I wasn't prepared for the intensity of their response.  Now I'm wondering if a collection of such recordings might be a useful tool in promoting language revitalization, and also in explaining the concept of language archiving.  (Thanks to Ima'o Ta'asata, James Warebu, Sivini Ikilele, and Waks Mark for their dedication to the preservation of Usarufa oral culture, and to Aaron Willems and SIL-PNG for facilitating this work.)

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Annals of Passivity

We've noted, more than once, that the grammatical meaning of "passive voice" is pretty much dead in popular usage, while the ordinary-language meaning, struggling to be born, remains inchoate, a sludgy mixture of dessicated grammatical residues and vaguely sexualized associative goo. Sometimes passive voice is used to mean "vague about who's at fault", which seems to be the grammatical sense gone adrift; sometimes it means "listless, energyless, lacking in vigor", which is one of the more general, non-grammatical senses of passive; sometimes it seems to mean "on the fence, not taking sides", which is a sort of transmuted combination of the two.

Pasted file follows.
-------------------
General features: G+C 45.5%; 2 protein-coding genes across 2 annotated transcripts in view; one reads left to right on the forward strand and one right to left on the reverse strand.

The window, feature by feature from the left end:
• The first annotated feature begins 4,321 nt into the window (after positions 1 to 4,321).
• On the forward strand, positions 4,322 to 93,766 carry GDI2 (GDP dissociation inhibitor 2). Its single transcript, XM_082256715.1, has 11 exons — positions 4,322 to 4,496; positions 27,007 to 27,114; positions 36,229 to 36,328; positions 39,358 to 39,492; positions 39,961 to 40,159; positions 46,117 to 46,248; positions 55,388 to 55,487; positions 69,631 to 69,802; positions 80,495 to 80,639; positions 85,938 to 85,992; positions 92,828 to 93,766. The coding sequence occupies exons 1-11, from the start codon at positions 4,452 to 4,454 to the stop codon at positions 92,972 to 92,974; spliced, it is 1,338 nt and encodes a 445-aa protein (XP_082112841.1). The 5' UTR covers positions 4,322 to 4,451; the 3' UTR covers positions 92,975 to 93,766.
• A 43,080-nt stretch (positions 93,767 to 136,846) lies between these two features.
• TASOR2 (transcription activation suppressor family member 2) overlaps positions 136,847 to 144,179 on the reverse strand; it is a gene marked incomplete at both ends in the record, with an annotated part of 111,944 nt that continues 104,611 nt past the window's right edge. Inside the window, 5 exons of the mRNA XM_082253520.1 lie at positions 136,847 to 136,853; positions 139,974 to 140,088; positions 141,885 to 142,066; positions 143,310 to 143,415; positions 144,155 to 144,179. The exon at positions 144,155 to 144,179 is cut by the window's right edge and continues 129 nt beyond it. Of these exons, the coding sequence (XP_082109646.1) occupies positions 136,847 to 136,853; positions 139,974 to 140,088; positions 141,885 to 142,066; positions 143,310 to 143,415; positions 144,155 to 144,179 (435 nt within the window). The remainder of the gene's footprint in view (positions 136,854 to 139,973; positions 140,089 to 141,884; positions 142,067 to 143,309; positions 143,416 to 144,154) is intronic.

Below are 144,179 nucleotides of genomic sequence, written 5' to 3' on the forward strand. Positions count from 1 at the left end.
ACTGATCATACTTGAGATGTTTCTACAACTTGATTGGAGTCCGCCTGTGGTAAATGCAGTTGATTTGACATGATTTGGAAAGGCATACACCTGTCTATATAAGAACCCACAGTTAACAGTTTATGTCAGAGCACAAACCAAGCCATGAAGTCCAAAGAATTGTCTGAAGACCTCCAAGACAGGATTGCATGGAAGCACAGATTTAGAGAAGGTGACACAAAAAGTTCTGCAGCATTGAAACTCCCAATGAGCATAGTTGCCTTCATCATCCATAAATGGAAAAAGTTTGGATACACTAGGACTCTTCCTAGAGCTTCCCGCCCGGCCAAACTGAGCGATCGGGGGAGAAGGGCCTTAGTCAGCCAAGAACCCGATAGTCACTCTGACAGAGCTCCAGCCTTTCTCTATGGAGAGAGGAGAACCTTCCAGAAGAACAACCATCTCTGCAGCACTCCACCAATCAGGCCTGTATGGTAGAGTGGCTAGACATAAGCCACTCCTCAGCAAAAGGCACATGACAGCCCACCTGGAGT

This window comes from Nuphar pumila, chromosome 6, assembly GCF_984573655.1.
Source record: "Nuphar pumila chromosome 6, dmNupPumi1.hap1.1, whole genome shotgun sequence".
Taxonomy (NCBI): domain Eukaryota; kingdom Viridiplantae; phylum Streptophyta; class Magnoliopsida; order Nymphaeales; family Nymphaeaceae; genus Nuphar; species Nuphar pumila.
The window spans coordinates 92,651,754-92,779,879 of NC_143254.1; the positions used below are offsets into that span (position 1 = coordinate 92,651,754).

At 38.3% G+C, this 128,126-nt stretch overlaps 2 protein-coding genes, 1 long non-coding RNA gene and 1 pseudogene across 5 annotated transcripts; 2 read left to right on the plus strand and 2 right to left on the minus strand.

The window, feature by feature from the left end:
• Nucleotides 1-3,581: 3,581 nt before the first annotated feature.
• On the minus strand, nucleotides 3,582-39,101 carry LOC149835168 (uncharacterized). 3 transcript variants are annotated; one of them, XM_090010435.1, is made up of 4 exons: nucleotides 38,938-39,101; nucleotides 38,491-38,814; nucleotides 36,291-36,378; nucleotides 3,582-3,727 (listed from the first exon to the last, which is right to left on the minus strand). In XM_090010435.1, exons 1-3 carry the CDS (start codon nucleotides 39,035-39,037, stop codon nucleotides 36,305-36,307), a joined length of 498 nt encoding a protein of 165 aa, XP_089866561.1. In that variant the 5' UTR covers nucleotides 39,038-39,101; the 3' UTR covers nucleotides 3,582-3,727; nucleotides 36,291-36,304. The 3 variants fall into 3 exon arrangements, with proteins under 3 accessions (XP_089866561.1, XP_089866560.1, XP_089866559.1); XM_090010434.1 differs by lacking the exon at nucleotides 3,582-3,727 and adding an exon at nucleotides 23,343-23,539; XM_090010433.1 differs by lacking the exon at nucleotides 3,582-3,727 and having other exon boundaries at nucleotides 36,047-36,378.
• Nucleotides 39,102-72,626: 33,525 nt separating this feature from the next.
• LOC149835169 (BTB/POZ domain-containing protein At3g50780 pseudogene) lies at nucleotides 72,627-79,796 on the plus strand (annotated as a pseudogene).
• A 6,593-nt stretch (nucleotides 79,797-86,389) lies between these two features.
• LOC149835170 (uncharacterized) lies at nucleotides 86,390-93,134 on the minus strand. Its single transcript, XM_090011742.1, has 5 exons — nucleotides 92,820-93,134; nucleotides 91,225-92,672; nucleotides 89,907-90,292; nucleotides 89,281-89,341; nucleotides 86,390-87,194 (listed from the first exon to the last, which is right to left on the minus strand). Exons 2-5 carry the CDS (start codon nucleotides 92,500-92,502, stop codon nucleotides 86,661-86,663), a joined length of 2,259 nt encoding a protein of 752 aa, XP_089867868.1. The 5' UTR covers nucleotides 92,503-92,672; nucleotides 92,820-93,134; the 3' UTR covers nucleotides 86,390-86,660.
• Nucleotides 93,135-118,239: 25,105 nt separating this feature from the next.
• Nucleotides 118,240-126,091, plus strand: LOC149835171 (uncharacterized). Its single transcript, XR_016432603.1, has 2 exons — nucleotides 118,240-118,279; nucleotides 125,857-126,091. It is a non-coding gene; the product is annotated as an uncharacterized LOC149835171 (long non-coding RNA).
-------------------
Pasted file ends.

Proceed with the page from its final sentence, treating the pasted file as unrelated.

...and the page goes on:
Recently, I've come across several additional pieces for the collection.

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Grammar grouch elected speaker?

A political reporter remarked on BBC Radio 4 this morning that the 157th speaker of the House of Commons, John Bercow, elected last night, is much hated by many members of his own party (the Conservatives). Among other things, when they are giving speeches he sometimes mutters under his breath and "corrects their grammar." Not a good sign. Nobody likes a grumpy grammar pedant.

(Except that just about all American intellectuals all seem to be in love with Strunk and White, of course; but set that aside — I believe I may have mentioned them in one or two previous Language Log posts.)